At last, some practical advice about online passwords

Posted on: Saturday, 12 September 2015 in Digital .

At last, some practical advice about online passwords

We've all been there... typing in 5, 6, 7 or 8 different passwords, each more complex than the last, in order to satisfy the sites rules for password security.

What a pain. And it turns out, as I've been saying for years, that it's all for nothing.

I first stumbled across this when I signed up to comment on a blog a few years back... I wondered why I had to build an extremely complex password, when there were no credit card details exchanged and no real security concerns when commenting on a blog.

It really become an issue when Apple's iCloud got hacked. They began forcing users to make their passwords more complex, despite password complexity being ABSOLUTELY NOTHING to do with the hack. The hackers used phishing scams, i.e. they phoned customer service pretending to be users to get passwords reset. They also broke passwords by answering security questions.

So really it wouldn't have mattered how complex the passwords were... they still would have hacked iCloud. So why are we being forced to make our passwords more complex?

Let me be clear, as a programmer of many years experience and a user of the web for many years also... Password complexity has no baring on security.

"thisismycoolpassword" is much more secure than "hRtg$i!£ja"...


First look at this:

If that's too nerdy for you, let me explain.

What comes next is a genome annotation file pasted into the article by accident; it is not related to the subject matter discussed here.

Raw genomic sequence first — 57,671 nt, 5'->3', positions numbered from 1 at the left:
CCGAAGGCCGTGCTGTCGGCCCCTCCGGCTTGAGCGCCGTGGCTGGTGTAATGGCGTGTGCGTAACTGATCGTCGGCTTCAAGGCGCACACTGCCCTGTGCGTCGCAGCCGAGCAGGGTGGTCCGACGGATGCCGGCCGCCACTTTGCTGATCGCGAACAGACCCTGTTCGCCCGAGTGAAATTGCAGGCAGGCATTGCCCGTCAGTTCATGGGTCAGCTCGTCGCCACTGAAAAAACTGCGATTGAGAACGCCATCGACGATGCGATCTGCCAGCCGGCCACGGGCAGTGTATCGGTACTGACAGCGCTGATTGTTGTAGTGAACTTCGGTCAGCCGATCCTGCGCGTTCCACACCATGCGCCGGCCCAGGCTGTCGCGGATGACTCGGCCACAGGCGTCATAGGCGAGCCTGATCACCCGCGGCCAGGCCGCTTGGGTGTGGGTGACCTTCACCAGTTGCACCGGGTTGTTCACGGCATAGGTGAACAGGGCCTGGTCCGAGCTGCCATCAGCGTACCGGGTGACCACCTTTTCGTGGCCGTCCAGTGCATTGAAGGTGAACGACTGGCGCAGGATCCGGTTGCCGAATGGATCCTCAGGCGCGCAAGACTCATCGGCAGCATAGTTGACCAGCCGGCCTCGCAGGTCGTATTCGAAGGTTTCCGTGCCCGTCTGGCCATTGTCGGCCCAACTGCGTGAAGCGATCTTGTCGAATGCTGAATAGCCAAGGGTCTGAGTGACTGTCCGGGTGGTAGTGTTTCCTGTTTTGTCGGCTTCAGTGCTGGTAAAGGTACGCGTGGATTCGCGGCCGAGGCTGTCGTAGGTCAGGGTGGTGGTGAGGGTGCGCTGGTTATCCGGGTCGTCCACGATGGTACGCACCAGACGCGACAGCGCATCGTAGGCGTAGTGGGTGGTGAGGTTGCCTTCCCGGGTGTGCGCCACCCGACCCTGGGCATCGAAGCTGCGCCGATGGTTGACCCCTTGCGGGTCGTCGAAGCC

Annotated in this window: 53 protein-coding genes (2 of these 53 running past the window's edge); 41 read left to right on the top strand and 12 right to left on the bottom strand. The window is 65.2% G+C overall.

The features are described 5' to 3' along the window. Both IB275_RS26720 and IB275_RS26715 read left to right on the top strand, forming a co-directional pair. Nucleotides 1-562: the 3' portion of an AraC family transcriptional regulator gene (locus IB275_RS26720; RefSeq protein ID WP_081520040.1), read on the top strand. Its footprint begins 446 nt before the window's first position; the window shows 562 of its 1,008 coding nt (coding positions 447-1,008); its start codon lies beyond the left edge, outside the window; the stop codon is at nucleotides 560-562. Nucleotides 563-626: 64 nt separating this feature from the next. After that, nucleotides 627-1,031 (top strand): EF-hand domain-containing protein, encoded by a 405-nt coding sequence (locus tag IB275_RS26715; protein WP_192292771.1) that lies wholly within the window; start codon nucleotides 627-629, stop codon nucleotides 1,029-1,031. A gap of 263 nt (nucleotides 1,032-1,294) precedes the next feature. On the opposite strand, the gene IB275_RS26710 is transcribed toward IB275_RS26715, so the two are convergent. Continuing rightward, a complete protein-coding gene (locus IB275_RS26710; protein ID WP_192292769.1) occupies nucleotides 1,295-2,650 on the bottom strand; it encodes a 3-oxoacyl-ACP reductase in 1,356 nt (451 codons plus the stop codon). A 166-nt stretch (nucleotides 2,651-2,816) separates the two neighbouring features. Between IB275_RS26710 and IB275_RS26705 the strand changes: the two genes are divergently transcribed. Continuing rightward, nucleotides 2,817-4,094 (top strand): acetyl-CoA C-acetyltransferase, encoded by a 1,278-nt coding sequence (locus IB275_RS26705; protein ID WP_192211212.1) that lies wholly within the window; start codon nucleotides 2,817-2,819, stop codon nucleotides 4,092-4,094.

A password has to do two things. One, it has to be something that other people won't know, and two, it has to be something you do know.

I bet, without scrolling or looking up, you can remember "thisismycoolpassword"... but you can't remember "hRtg$i!£ja"... (oh, and which one would you prefer to enter on your mobile...?)

And that's the point... in a brute force attack the longer your password the harder it is for a computer to guess. A computer doesn't care if your password has a funny symbol or a few upper-case letters... it'll just keep guessing until it gets you. As the comic linked above shows... a short password can take an average computer a few days to crack, but a longer password could take 550 years.

I remember the advice used to be that you should never write your password down. Again, why? Don't you trust the people that live in your house? If you write down your password and put it in a drawer, a hacker would have to get in a plane, fly to your city, break into your house, rummage through your stuff, find the sheet, fly home and steal your data.

Ok so where is this new advice? Well GCHQ have issued some up-to-date advice about passwords and at last it seems sensible. Read it here:

At last some clear thinking on password security.

My advice? Pick a long password (16 - 20 characters long) and use 2 factor authentication. 

Our CMS of choice, Joomla, comes bundled with Google Authenticator support. This means users put in their password then enter a time-limited short pass-code that Google sends instantly to your smartphone. This currently is the best security the web can offer and it is a breeze to offer to your clients and customers.

If you get a website developed by Elm House Creative, you can offer your users the very latest security features on your website.

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